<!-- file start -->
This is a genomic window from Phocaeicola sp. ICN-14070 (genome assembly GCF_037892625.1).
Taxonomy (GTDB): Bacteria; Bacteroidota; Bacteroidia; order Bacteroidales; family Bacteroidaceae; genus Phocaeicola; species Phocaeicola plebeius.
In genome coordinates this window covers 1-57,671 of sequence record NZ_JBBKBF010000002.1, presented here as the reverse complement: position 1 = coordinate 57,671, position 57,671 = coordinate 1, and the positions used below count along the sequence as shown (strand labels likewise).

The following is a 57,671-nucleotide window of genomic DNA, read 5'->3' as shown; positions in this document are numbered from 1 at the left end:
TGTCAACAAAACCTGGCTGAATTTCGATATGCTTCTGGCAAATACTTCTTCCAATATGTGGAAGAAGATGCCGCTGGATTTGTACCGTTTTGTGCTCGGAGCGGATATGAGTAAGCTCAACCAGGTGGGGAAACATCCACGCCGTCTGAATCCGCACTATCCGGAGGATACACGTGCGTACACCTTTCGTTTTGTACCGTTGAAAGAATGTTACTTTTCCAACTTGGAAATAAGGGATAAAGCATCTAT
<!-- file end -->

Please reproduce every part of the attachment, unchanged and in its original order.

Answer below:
This is a genomic window from Phocaeicola sp. ICN-14070 (genome assembly GCF_037892625.1).
Taxonomy (GTDB): Bacteria; Bacteroidota; Bacteroidia; order Bacteroidales; family Bacteroidaceae; genus Phocaeicola; species Phocaeicola plebeius.
In genome coordinates this window covers 1-57,671 of sequence record NZ_JBBKBF010000002.1, presented here as the reverse complement: position 1 = coordinate 57,671, position 57,671 = coordinate 1, and the positions used below count along the sequence as shown (strand labels likewise).

The following is a 57,671-nucleotide window of genomic DNA, read 5'->3' as shown; positions in this document are numbered from 1 at the left end:
TGTCAACAAAACCTGGCTGAATTTCGATATGCTTCTGGCAAATACTTCTTCCAATATGTGGAAGAAGATGCCGCTGGATTTGTACCGTTTTGTGCTCGGAGCGGATATGAGTAAGCTCAACCAGGTGGGGAAACATCCACGCCGTCTGAATCCGCACTATCCGGAGGATACACGTGCGTACACCTTTCGTTTTGTACCGTTGAAAGAATGTTACTTTTCCAACTTGGAAATAAGGGATAAAGCATCTAT